(Some names and terms used in this section may have attached definitions and/or links to further information. Mouse over for the definition and kanji, or click to be taken to more information.)
Kidd Springs Park is named for “Colonel” J.W. Kidd and the natural spring located in the area. However, the spring is not located within the historic 31-
A 2016 campaign to restore the historic Japanese Garden is now underway  by Friends of Oak Cliff Parks, City of Dallas Office of Cultural Affairs, Dallas Park and Recreation Department, Texas A&M AgriLife Extension/Water University, Crow Collection of Asian Art, Japan-America Society, Kidd Springs Central and neighborhood park supporters.
This Japanese garden sits on the hillsides next to a 2 acre, spring-fed pond in a shady, peaceful corner of one of Dallas’ neighborhood parks.The garden’s trees include deodar cedars, Japanese black pines (kuromatsu 黒松), sabal palms, Japanese maples (momiji もみぢ), Afghan pines, golden rain tree and Japanese maidenhair (aka Ginkgo biloba). A variety of bamboo species, azaleas, camellias, and shady beds of perennials line the walkways overlooking the pond. Other features include Japanese antiquities typical of those found in traditional Edo Period strolling gardens in Japan including two 18th century Buddhist sculptures as well as a magnificent ten-foot tall carved-granite stone lantern (ishi-dōrō 石灯籠). It is believed that the lantern and sculptures were a gift from petroleum heiress, Ethyl Buell.2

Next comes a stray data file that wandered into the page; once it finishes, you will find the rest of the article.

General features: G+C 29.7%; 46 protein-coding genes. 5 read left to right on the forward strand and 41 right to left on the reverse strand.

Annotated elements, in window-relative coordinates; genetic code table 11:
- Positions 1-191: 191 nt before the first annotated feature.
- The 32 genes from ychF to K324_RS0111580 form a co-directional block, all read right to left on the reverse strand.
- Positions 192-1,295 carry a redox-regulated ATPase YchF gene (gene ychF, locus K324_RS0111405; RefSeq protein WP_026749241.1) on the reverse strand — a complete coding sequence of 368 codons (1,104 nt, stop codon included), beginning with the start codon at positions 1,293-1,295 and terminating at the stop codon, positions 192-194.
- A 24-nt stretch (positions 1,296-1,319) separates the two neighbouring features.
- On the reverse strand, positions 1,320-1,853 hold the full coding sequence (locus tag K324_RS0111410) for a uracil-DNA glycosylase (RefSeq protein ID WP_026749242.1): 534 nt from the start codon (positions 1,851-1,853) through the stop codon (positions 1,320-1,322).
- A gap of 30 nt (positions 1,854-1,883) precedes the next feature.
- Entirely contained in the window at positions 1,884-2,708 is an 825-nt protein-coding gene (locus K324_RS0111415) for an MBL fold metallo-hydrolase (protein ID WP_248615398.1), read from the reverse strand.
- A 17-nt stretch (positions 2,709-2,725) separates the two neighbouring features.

(In the park’s recreation center, pick up a free copy of the publication by conceptual artist Cynthia Mulcahy produced for her research-based public art project “Performance as Gesture: Songs for a City Park.” Take a self-tour with the publication which details the the cultural and civic history of the Japanese Garden.)
1. Friends of Oak Cliff Parks, http://www.friendsofoakcliffparks.org/kiddspringspark.html accessed December 1, 2016. “Pleasure Resort of Great Excellence is being arranged in the suburbs” and described “the famous springs, surrounded by a thick grove of pecan trees, interspersed with walnut, persimmon, plum, and other trees.” The reporter described the lake being formed with assistance from nature in the form of a natural ravine as being 500 yards long and 200 yards wide. “At the head of the lake will be a miniature island,” the article continued, “which will be graced with a pagoda in the center, gainable by rustic bridges, and complete in other appointments.”
2. M.J. Vanderventer-Shelton, “Japanese Garden Gone, Not Forgotten”, Slice of Muskogee (Summer 2015), pg 15. “She had taken with her the temple bell, the tori gate, stone lanterns of various sizes, and the heavy stone Buddha. Many of those items were later given to the Kidd springs Park in Dallas.”